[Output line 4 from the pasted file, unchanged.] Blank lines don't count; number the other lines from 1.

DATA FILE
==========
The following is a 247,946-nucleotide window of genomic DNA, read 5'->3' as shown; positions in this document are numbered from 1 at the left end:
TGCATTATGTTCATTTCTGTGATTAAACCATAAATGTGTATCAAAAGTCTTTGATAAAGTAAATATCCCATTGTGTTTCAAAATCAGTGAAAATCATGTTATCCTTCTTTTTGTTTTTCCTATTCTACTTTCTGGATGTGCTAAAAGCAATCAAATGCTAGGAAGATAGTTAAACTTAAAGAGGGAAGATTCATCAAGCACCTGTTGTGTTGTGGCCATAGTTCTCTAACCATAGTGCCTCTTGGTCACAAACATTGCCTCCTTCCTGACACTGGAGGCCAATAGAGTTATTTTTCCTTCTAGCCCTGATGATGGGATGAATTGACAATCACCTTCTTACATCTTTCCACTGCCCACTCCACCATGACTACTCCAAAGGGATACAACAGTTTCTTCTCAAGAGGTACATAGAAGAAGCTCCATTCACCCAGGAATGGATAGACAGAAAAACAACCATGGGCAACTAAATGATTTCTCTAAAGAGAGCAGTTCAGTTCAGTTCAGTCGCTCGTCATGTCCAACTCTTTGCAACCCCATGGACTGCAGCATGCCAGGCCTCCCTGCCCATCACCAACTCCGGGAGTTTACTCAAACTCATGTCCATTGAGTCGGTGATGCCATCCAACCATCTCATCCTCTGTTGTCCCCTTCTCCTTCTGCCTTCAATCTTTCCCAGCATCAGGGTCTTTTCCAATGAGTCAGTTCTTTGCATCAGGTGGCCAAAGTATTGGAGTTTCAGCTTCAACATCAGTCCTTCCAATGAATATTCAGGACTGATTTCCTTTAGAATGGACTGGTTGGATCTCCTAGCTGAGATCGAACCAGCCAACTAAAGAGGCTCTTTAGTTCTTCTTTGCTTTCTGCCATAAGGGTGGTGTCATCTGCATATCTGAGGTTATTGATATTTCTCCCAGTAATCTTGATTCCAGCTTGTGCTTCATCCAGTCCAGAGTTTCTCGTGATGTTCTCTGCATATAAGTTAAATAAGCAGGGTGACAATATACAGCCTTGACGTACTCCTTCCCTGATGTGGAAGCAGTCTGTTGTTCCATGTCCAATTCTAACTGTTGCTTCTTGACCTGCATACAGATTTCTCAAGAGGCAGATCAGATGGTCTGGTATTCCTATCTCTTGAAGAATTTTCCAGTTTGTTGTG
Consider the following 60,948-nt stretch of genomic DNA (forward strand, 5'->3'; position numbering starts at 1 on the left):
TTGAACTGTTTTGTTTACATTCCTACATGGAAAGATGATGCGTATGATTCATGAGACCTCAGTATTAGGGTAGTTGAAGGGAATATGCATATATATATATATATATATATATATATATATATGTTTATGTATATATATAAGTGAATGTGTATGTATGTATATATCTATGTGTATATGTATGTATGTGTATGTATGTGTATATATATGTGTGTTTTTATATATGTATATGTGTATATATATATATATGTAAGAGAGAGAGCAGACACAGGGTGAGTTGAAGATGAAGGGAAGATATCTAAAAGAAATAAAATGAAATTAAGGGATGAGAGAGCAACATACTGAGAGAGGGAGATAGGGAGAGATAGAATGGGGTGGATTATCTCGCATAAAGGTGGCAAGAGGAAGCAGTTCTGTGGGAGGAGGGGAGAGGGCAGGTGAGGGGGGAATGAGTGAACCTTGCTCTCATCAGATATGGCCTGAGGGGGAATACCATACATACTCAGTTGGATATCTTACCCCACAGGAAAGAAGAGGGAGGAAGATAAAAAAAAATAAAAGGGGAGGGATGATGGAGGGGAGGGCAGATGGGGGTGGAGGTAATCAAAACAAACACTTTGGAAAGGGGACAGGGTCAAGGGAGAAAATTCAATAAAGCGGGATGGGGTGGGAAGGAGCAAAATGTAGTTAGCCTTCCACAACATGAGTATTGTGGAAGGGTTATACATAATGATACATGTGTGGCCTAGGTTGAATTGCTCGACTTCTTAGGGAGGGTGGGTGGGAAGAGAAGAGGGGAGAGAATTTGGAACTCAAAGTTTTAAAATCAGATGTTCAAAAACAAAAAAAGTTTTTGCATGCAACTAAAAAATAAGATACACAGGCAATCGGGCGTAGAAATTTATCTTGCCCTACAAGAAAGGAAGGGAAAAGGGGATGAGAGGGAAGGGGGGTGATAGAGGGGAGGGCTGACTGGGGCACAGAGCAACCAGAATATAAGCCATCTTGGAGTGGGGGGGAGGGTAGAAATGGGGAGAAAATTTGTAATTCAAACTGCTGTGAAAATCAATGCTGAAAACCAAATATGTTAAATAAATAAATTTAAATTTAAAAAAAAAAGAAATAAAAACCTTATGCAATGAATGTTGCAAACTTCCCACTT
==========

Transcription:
TTGAACTGTTTTGTTTACATTCCTACATGGAAAGATGATGCGTATGATTCATGAGACCTCAGTATTAGGGTAGTTGAAGGGAATATGCATATATATATATATATATATATATATATATATATGTTTATGTATATATATAAGTGAATGTGTATGTATGTATATATCTATGTGTATATGTATGTATGTGTATGTATGTGTATATATATGTGTGTTTTTATATATGTATATGTGTATATATATATATATGTAAGAGAGAGAGCAGACACAGGGTGAGTTGAAGATGAAGGGAAGATATCTAAAAGAAATAAAATGAAATTAAGGGATGAGAGAGCAACATACTGAGAGAGGGAGATAGGGAGAGATAGAATGGGGTGGATTATCTCGCATAAAGGTGGCAAGAGGAAGCAGTTCTGTGGGAGGAGGGGAGAGGGCAGGTGAGGGGGGAATGAGTGAACCTTGCTCTCATCAGATATGGCCTGAGGGGGAATACCATACATACTCAGTTGGATATCTTACCCCACAGGAAAGAAGAGGGAGGAAGATAAAAAAAAATAAAAGGGGAGGGATGATGGAGGGGAGGGCAGATGGGGGTGGAGGTAATCAAAACAAACACTTTGGAAAGGGGACAGGGTCAAGGGAGAAAATTCAATAAAGCGGGATGGGGTGGGAAGGAGCAAAATGTAGTTAGCCTTCCACAACATGAGTATTGTGGAAGGGTTATACATAATGATACATGTGTGGCCTAGGTTGAATTGCTCGACTTCTTAGGGAGGGTGGGTGGGAAGAGAAGAGGGGAGAGAATTTGGAACTCAAAGTTTTAAAATCAGATGTTCAAAAACAAAAAAAGTTTTTGCATGCAACTAAAAAATAAGATACACAGGCAATCGGGCGTAGAAATTTATCTTGCCCTACAAGAAAGGAAGGGAAAAGGGGATGAGAGGGAAGGGGGGTGATAGAGGGGAGGGCTGACTGGGGCACAGAGCAACCAGAATATAAGCCATCTTGGAGTGGGGGGGAGGGTAGAAATGGGGAGAAAATTTGTAATTCAAACTGCTGTGAAAATCAATGCTGAAAACCAAATATGTTAAATAAATAAATTTAAATTTAAAAAAAAAAGAAATAAAAACCTTATGCAATGAATGTTGCAAACTTCCCACTT